Kim Davis has gained nation notoriety for refusing to issue marriage licenses to gay couples. Most people feel she should simply resign her elected position of Rowan Kentucky County clerk. To date, she has not done so and has said it is a Heaven or Hell decision.
Davis also is not allowing any of her employees to issue licenses, despite a Supreme Court ruling which allows same-sex couples to marry. She feels her version of God’s law trumps the Constitution. Apparently she doesn’t feel that a strict code regarding marriage applies to her. Davis has been married 4 times to 3 different men.
Davis has lived her whole life in Rowan County, a rural Appalachian region east of Lexington. Ninety-five percent of the county is white, according to census data, and nearly 30 percent live below the poverty line. Though most of the county’s inhabitants don’t claim religious affiliation, according to the Association of Religious Data Archives, those who do are mostly evangelical Christians.
The Apostolic Church, where Davis is a member, believes in “high moral boundaries,” according to University of Pennsylvania religious historian Anthea Butler. “No drinking or smoking, modest dress; many have prohibitions on cutting their hair.”
“They are literal interpreters of the Bible” and view it as the highest authority, Butler told the University of California Web site Religion Dispatches.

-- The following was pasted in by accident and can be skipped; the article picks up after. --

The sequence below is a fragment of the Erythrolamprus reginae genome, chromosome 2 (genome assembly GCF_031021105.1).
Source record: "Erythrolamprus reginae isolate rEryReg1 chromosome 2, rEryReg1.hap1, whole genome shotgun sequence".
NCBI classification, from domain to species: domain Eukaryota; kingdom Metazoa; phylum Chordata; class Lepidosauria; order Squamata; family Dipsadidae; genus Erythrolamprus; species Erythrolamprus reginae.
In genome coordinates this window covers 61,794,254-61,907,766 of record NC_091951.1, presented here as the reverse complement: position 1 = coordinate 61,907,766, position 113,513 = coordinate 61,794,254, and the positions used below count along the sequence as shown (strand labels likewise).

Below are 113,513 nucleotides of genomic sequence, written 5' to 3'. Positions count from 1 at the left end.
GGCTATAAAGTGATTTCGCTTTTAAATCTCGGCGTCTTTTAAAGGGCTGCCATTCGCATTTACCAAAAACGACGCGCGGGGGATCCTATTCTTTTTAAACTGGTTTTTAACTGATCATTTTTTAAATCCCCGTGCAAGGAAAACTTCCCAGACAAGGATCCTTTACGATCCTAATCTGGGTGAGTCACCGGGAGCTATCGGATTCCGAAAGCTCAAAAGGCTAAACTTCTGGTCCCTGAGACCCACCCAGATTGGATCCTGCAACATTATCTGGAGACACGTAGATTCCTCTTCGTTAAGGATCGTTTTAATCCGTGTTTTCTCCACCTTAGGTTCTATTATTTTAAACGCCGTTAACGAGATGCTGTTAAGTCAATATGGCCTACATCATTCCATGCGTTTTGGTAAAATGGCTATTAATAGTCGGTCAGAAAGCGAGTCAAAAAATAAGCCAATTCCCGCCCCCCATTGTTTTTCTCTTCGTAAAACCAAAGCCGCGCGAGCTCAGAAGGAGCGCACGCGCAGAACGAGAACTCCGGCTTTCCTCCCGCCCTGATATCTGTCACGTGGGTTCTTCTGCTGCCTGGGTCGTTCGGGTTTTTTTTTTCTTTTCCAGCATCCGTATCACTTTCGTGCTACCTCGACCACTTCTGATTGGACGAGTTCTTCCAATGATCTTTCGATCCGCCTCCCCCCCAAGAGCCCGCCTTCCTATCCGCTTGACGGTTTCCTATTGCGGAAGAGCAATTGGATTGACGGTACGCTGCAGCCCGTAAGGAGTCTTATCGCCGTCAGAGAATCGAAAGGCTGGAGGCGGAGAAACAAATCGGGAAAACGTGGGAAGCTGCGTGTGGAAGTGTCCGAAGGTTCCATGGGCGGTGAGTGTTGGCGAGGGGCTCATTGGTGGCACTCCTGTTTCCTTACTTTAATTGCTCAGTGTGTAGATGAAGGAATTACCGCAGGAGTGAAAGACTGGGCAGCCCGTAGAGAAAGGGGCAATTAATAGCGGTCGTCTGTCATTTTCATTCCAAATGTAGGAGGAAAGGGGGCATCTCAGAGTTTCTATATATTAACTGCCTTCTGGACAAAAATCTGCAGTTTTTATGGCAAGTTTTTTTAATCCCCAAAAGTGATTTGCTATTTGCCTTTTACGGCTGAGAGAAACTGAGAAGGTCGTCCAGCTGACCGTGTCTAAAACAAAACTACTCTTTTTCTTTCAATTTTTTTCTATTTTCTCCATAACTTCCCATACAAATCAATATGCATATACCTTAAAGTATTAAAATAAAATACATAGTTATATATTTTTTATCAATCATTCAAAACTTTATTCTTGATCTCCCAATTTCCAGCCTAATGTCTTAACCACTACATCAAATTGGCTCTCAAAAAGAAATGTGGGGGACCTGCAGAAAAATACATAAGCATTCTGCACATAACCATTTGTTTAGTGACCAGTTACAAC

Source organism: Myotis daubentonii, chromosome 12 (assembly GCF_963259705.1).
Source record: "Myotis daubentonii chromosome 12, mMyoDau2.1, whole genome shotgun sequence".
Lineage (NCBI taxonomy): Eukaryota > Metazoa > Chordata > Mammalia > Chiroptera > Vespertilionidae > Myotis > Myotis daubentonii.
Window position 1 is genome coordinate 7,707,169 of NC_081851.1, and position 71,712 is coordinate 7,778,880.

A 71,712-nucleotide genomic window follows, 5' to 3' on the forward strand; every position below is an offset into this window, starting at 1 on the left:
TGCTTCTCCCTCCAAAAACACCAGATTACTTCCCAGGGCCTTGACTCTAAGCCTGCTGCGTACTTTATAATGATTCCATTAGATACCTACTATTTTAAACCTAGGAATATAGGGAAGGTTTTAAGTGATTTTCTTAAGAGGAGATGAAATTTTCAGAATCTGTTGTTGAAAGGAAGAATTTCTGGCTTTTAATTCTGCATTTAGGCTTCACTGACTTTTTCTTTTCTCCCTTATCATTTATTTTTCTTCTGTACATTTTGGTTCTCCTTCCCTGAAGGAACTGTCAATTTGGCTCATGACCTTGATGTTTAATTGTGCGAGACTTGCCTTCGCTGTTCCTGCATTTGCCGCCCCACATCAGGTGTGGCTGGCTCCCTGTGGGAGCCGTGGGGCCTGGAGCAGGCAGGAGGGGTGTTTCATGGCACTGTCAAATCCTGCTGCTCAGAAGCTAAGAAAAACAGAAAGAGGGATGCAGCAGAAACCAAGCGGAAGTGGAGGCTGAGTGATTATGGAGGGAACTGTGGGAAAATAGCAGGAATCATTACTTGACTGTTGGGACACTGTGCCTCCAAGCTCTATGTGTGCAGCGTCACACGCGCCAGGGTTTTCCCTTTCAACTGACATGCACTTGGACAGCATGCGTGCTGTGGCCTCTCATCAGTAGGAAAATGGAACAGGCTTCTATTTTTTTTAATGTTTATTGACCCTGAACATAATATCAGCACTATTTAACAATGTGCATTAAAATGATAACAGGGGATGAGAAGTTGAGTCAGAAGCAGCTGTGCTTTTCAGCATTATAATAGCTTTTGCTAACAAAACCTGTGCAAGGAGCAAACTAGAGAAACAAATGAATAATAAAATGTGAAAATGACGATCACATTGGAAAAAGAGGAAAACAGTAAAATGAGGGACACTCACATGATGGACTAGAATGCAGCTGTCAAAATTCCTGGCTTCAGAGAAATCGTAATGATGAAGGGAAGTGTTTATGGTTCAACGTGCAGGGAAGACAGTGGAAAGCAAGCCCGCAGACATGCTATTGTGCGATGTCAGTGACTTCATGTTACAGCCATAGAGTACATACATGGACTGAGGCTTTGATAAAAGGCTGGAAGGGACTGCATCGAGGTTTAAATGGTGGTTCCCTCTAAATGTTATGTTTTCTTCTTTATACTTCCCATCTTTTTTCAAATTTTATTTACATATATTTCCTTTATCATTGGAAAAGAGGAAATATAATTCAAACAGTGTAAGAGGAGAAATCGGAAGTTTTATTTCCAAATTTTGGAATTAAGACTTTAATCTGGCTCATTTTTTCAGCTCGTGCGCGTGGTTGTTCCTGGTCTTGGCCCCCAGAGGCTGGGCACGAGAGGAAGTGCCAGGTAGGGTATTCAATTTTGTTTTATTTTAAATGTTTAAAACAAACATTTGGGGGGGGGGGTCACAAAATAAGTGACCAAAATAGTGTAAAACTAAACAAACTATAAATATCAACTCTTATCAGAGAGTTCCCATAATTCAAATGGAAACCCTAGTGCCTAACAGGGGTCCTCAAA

Davis, who dresses in long skirts and wears her waist-length hair down behind her back, is deeply involved in the church, according to legal documents. She attends weekly services and leads a Bible study for women at a local jail.
She wrote in her statement that she “went to church” to fulfill the dying wish of her mother-in-law.
“There I heard a message of grace and forgiveness and surrendered my life to Jesus Christ,” she wrote. “I am not perfect. No one is. But I am forgiven and I love my Lord and must be obedient to Him and to the Word of God. I never imagined a day like this would come, where I would be asked to violate a central teaching of Scripture and of Jesus Himself regarding marriage.”
The phrase “I am not perfect,” may be an oblique acknowledgement of a fact seized on by many of Davis’s critics: According to records obtained by The Washington Post, Davis has been married four times to three different men. She has had three divorces over the past 21 years.
I don’t recall Jesus ever addressing the issue of same-sex marriage in any bible I have ever read. Furthermore, the issue is now settled law. If Davis cannot, in good conscience, follow settled law, she needs to resign. She cannot be her own legal system. She falls under the jurisdiction of the Supreme Court of the United States of America.
She is in defiance and should be jailed, in my opinion. She had every opportunity to resign. She chose not to do so. Her religious beliefs are her own. However, she cannot transfer those beliefs on to other people.
Kim Davis also needs to pluck the tree branch out of her own eye before casting judgement on anyone else.